While I was falling back to the low place from where I had started, before my eyes appeared one who through long study seemed to be a noble woman. "Have pity on me, I am lost!" I cried. "What so thou art, or shade, or real woman?" Responded she, "I was born Augusta Ada King, to parents Lord Byron and Anne Isabella Byron, resided at England, and became Augusta Ada King, Countess of Lovelace." Replied I, "Art thou then that Ada Lovelace and that fount from which flowed the first computer program?" Attested she did, "Indeed it is I."
I recounted my woeful tale to the Countess Lovelace about having lost the true path, my thus far futile attempts to rediscover it, and of the horrible beasts I had previously encountered while ascending the mountain trail. Said she to me, "Thee it behooves to hold another course." To my great relief, Lady Ada, the Countess of Lovelace, offered to serve as my guide in the quest of finding the true path but warned that the journey ahead would involve passing through the Software Inferno, a horrible place of eternal punishment for those who have committed sins in the realm of software development.
The countess bade me to follow, behind her I kept.
"Leave every hope, ye who enter!" bore the inscription on the gate at the edge of the Software Inferno. Here were sighs, laments, and deep wailings resounding through the starless air. Strange tongues, horrible cries, words of woe, accents of anger, voices high and hoarse, so were the unwelcoming environs of the Software Inferno.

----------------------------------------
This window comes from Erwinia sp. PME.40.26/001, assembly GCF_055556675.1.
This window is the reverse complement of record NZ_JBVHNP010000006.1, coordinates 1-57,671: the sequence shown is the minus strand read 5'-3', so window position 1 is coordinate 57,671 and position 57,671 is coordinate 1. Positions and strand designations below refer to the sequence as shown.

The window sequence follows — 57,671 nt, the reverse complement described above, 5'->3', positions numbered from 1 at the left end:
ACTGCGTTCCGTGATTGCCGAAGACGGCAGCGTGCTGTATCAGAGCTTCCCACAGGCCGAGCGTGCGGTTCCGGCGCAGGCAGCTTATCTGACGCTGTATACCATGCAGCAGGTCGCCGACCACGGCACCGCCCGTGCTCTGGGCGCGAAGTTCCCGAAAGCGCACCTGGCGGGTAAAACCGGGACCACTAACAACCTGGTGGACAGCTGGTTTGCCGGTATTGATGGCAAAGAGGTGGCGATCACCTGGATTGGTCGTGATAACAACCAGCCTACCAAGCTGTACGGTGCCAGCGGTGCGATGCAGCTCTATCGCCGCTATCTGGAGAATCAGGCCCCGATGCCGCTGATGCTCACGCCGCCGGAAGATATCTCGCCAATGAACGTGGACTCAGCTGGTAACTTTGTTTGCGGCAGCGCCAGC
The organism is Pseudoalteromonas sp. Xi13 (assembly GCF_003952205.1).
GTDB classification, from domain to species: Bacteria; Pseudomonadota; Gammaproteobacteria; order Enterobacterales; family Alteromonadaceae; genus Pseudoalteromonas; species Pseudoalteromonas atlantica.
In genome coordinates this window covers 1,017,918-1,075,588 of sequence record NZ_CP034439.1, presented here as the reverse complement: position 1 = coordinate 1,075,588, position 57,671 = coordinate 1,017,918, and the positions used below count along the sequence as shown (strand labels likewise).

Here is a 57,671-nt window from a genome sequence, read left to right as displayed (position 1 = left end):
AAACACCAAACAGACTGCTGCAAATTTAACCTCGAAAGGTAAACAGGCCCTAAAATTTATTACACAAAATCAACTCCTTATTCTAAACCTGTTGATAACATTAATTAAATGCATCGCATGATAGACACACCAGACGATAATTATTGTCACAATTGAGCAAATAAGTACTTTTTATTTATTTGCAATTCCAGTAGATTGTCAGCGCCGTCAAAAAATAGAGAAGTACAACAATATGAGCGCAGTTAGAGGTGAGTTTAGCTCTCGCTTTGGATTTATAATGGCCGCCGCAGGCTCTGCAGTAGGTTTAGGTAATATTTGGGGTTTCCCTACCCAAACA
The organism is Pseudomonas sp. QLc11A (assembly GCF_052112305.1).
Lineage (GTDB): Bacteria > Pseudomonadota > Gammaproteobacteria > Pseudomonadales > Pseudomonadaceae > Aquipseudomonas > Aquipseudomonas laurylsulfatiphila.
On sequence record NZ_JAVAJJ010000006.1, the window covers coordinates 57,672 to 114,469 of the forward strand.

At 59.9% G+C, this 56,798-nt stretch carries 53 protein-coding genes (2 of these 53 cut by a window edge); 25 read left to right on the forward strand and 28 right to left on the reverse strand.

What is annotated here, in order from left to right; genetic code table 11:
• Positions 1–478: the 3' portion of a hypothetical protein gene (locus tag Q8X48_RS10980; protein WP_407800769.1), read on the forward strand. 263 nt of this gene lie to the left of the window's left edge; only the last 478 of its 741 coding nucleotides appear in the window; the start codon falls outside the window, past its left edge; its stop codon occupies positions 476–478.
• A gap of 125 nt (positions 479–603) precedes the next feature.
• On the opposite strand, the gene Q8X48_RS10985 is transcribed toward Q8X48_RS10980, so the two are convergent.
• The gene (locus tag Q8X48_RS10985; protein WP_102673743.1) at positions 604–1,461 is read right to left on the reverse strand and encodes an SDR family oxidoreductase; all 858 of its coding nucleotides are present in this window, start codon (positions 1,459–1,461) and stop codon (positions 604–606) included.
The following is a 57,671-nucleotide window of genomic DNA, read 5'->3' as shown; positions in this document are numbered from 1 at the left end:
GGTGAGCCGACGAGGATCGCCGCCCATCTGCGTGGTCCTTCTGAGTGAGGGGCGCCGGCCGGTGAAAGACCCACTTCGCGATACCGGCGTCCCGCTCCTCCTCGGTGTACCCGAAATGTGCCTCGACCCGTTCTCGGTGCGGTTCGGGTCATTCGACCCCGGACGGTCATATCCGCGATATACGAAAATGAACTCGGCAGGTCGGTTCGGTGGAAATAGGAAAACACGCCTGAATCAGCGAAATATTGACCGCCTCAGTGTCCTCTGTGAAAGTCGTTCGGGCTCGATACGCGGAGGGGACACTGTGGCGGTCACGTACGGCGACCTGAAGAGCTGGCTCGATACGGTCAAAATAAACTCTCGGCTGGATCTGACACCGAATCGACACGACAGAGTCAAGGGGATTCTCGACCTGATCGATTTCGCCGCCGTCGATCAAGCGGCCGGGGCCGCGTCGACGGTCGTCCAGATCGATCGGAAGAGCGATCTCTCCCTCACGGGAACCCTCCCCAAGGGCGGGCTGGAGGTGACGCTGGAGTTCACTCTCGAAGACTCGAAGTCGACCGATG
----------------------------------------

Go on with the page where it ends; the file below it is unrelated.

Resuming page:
As we approached the Inferno's edge, the countess said the woeful sounds we heard were those of software developers condemned to the Ante-Inferno. These developers were the wretches who could not decide whether they should for all time labor with conscience and morality using the skills of their trade for good, or to use those skills to promote evil, thievery, and illicit self-benefit. These were the hackers, the rogues, who either disrespected the true path by lucid choice, or failed to unambiguously endorse it by way of indecision. Both Heaven and Inferno have denied them entry, so they shall forever wallow here, tormented by ankle-biting bugs and typing on keyboards with the products of their strokes going nowhere, of importance to no one.